9.3 Summary and Concluding Remarks 411

9.3.1 Development History 411

9.3.2 Risk Assessment 412

References 412

10 Chemical Stability and Reaction 427
Alessandra Mattei and Tonglei Li

10.1 Introduction 427

10.2 Overview of Organic Solid-state Reactions 429

10.2.1 Photochemical Reactions 431

10.2.2 Thermal Reactions 432

10.2.3 Mechanochemical Reactions 433

10.2.4 Hydrolysis Reactions 434

10.2.5 Oxidative Reactions 434

10.3 Mechanisms of Organic Solid-state Reactions 436

10.3.1 General Theoretical Concepts 436

10.3.2 Crystal Packing Effects on the Course of Organic Solid-state Reactions 438

10.3.2.1 Perfect Crystals and Topochemical Control of Organic Solid-state Reactions 438

10.3.2.2 Crystal Defects and Nontopochemical Control of Organic Solid-state Reactions 440

10.4 Kinetics of Chemical Reactions: From Homogeneous to Heterogeneous Systems 445

10.4.1 Fundamental Principles of Chemical Kinetics 445

10.4.2 Solid-state Reaction Kinetics 446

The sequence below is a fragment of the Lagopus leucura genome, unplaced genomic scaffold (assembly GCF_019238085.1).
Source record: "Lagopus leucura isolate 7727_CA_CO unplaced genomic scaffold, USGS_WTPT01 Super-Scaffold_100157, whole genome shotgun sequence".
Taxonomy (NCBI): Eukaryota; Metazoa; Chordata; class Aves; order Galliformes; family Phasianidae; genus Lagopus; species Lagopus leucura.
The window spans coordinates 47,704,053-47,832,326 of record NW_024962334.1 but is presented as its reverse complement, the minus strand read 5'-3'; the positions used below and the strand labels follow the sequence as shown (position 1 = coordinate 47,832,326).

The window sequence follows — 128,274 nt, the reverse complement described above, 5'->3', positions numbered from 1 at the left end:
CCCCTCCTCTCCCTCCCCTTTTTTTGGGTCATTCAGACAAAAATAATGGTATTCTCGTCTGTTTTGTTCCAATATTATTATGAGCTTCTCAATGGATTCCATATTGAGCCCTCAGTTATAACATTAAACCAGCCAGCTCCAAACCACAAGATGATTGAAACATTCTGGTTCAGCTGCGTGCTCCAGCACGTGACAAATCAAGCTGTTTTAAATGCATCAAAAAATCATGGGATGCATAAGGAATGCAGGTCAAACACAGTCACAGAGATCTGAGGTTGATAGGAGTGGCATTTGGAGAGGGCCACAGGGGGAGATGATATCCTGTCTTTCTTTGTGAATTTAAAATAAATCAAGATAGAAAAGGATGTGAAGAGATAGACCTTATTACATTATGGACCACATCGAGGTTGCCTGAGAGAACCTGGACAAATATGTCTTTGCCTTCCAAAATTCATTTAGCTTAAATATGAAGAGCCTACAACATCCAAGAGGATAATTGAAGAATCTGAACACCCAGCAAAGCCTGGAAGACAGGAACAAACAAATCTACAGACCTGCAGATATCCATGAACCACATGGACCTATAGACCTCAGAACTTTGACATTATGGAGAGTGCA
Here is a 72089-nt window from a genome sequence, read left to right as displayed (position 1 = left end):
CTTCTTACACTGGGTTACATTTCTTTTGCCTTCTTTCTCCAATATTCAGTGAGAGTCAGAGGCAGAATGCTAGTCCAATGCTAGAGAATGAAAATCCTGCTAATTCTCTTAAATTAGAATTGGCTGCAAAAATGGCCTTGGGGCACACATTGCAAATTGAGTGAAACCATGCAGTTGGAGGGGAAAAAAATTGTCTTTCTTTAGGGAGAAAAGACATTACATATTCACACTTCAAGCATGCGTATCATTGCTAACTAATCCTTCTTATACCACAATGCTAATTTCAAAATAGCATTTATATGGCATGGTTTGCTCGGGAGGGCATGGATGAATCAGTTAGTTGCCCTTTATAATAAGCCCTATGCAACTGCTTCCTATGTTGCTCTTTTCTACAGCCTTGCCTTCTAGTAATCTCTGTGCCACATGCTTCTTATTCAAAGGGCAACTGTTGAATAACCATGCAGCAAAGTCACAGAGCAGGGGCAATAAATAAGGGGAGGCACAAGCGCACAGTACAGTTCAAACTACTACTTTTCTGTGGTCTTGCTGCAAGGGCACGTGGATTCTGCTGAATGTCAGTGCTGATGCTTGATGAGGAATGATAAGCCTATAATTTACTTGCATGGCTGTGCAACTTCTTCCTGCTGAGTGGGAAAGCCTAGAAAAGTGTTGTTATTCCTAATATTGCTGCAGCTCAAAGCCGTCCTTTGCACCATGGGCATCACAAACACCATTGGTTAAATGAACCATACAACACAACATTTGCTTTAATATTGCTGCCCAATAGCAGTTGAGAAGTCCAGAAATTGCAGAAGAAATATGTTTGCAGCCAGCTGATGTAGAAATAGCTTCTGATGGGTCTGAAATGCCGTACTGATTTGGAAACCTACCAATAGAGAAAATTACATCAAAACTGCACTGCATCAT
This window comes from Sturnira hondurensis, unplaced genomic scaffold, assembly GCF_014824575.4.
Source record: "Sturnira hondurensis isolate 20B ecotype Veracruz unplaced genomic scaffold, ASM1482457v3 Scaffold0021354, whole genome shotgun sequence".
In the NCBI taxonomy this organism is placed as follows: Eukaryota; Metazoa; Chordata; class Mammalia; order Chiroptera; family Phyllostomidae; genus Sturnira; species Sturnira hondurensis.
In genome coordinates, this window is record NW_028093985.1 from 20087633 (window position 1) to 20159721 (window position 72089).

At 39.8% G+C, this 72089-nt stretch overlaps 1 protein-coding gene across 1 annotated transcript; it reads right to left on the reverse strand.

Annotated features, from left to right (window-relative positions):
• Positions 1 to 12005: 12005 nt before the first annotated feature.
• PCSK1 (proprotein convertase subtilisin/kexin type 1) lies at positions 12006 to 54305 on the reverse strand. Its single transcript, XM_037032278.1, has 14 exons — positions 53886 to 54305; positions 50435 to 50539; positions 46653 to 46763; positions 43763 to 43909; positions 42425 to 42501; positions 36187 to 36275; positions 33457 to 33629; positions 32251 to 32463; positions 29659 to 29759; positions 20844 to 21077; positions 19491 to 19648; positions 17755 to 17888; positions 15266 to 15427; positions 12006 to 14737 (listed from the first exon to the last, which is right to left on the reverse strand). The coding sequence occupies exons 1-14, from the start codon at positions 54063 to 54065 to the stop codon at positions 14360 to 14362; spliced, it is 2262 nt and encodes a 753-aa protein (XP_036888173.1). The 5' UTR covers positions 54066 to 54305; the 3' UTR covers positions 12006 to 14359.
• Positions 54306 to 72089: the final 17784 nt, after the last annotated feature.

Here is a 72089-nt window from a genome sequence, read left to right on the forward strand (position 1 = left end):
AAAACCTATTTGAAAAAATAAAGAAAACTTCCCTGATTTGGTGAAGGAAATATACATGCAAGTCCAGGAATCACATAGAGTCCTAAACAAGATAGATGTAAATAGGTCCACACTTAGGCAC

10.5 Factors Affecting Chemical Stability 448

10.5.1 Moisture 448

10.5.2 Temperature 448

10.5.3 Pharmaceutical Processing 450

10.6 Strategies to Prevent Chemical Reactions 452

10.6.1 Formulation-related Approaches 453

10.6.2 Prodrugs 454

References 455

11 Crystalline Nanoparticles 463
Yi Lu, Wei Wu, and Tonglei Li

11.1 Introduction 463

11.2 Top-down Technology 467

11.2.1 Media Milling (MM) 467

11.2.2 High-pressure Homogenization (HPH) 468

11.3 Bottom-up Technology 471

11.3.1 Precipitation by Solvent–Antisolvent Mixing 471

11.3.1.1 Sonoprecipitation 473

11.3.1.2 CIJP 473

11.3.1.3 HGCP 476

11.3.2 Supercritical Fluid Techniques 476

11.3.2.1 RESS 478

11.3.2.2 SAS 479

11.3.3 Precipitation by Removal of Solvent 479

11.3.3.1 SFL 479

11.3.3.2 CCDF 479

11.4 Nanoparticle Stabilization 480

11.5 Applications 482

11.5.1 Oral Drug Delivery 482

11.5.2 Parenteral Drug Delivery 484

11.5.3 Pulmonary Drug Delivery 485

11.5.4 Ocular Drug Delivery 486

11.5.5 Dermal Drug Delivery 486

11.6 Characterization of Crystalline Nanoparticles 487

11.6.1 Particle Size and Size Distribution 487

11.6.2 Surface Charge 487

11.6.3 Morphology 491

11.6.4 Crystallinity 491

11.6.5 Dissolution 491

References 492

Index 503